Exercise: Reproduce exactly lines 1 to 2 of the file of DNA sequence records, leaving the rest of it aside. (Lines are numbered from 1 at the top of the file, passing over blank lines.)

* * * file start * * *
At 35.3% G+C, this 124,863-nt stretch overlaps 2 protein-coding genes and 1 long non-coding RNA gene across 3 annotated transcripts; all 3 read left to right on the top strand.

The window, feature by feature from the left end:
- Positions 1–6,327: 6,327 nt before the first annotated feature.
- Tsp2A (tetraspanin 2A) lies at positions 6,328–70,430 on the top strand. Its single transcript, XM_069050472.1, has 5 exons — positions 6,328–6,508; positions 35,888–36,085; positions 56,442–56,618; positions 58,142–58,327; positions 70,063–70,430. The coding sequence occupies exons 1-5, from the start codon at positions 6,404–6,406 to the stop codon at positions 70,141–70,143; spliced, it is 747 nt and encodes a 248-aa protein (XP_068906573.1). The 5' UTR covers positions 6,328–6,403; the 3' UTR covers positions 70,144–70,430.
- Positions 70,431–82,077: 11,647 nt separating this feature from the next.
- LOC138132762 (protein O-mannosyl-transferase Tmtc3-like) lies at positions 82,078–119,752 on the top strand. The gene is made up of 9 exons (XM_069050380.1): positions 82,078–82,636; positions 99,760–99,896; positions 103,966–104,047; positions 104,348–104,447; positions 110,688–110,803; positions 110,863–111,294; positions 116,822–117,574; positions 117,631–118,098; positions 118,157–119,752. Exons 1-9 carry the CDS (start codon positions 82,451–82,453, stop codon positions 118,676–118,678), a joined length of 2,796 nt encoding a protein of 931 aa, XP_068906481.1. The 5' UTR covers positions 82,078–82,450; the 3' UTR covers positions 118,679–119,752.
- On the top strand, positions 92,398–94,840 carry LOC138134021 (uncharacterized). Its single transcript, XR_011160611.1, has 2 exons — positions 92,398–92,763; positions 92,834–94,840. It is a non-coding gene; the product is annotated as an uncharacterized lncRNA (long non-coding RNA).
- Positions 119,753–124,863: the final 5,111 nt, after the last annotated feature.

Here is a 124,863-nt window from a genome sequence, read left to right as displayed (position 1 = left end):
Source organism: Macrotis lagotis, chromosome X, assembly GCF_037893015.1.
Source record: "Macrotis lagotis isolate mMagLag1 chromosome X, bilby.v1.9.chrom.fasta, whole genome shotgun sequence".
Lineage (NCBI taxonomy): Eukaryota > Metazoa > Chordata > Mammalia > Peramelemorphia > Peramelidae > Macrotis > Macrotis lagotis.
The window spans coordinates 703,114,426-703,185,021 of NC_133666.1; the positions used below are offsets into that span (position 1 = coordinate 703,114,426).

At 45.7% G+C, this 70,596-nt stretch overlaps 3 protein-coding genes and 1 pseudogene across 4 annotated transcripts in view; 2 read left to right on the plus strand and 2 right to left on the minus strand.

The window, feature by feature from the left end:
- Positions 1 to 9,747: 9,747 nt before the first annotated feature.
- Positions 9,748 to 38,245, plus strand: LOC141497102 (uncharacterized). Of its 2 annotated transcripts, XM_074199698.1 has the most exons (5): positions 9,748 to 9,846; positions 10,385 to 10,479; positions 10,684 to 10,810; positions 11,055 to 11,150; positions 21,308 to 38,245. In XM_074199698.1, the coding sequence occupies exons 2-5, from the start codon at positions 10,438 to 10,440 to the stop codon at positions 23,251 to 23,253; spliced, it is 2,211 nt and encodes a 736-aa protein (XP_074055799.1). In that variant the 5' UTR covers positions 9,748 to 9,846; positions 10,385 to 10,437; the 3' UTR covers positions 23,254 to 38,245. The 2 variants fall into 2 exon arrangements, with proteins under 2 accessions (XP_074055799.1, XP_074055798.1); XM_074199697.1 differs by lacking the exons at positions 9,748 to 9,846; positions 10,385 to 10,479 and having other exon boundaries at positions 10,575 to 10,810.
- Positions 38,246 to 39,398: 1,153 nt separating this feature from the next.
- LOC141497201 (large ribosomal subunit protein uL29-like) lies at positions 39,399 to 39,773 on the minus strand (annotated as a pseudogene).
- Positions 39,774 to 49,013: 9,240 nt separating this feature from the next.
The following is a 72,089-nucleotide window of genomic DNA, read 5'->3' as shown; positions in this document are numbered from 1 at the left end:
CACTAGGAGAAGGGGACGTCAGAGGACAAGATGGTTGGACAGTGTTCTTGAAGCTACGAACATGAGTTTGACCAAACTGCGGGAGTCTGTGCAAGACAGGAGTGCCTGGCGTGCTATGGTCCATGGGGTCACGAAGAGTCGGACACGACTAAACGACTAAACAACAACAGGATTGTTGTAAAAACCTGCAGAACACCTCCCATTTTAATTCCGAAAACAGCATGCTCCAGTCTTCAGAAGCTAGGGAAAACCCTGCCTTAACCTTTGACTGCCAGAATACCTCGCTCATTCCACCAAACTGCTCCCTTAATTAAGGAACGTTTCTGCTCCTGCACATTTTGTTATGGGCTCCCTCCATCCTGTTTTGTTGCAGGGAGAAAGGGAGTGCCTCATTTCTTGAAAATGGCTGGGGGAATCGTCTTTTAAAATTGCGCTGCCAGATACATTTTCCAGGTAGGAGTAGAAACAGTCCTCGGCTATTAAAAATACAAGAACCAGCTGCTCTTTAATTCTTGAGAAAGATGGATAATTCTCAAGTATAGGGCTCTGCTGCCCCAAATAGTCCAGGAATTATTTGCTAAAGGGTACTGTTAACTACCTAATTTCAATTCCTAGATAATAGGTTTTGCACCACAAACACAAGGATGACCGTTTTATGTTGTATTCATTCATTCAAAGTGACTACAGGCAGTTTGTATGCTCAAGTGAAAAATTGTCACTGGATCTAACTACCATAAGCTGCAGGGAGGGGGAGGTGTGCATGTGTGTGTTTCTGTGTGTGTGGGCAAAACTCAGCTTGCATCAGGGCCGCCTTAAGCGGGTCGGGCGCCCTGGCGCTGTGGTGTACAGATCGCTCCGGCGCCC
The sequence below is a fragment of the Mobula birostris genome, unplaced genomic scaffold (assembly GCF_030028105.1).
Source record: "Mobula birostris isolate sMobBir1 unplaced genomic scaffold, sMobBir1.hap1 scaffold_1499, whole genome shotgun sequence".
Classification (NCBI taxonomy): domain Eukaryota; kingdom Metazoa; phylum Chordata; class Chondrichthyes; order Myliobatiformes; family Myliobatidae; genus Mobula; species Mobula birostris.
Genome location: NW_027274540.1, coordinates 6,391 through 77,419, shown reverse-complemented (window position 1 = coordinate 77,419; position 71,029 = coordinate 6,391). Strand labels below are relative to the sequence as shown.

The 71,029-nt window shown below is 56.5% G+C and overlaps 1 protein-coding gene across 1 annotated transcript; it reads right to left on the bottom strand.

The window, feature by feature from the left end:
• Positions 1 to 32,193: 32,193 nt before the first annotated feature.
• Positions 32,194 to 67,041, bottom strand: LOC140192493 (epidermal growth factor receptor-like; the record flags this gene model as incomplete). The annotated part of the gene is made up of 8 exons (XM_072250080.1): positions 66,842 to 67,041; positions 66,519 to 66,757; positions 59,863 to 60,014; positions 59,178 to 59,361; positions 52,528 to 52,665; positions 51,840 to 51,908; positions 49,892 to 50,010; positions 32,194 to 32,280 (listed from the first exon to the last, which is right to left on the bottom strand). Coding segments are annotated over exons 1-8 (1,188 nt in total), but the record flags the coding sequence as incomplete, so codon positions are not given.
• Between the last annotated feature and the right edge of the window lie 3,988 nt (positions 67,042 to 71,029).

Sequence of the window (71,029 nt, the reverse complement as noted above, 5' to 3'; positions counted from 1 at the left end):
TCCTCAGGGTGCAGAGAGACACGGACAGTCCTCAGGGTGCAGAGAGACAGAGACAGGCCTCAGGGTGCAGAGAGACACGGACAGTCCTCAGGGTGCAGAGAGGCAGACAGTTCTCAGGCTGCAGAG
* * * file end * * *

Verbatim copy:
At 35.3% G+C, this 124,863-nt stretch overlaps 2 protein-coding genes and 1 long non-coding RNA gene across 3 annotated transcripts; all 3 read left to right on the top strand.

The window, feature by feature from the left end: